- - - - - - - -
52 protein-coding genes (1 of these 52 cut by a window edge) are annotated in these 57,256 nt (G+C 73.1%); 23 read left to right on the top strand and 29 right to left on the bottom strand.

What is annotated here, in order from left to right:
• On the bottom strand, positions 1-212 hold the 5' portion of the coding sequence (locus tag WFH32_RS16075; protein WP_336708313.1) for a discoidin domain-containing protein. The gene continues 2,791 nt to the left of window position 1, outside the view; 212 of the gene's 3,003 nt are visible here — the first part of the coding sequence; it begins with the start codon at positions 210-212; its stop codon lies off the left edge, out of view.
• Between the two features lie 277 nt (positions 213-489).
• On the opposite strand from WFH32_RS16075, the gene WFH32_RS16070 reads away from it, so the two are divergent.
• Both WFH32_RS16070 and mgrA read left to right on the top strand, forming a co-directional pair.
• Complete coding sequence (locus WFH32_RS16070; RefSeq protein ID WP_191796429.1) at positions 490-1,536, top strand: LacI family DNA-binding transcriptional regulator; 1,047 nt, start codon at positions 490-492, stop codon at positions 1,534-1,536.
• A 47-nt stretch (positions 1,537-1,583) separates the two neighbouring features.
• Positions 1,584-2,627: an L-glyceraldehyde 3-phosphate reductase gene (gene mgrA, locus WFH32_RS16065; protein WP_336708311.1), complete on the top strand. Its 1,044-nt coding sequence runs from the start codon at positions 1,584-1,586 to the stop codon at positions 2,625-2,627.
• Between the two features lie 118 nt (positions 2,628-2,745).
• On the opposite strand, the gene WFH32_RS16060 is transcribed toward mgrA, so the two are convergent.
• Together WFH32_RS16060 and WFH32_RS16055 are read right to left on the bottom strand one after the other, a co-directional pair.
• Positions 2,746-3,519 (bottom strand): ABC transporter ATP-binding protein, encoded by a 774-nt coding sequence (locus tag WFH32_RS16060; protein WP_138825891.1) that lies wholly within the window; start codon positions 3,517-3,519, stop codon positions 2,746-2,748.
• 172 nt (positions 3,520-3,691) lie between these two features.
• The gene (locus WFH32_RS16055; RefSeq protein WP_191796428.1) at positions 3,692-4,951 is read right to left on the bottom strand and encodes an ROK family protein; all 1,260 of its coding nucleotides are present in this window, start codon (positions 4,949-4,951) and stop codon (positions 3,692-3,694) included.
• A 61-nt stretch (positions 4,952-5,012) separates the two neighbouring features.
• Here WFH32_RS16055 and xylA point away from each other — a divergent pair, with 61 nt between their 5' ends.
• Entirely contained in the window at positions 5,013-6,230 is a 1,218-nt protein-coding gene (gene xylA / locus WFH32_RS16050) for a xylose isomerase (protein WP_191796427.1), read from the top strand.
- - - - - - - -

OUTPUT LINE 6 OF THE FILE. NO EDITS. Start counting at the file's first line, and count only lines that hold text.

• Both WFH32_RS16070 and mgrA read left to right on the top strand, forming a co-directional pair.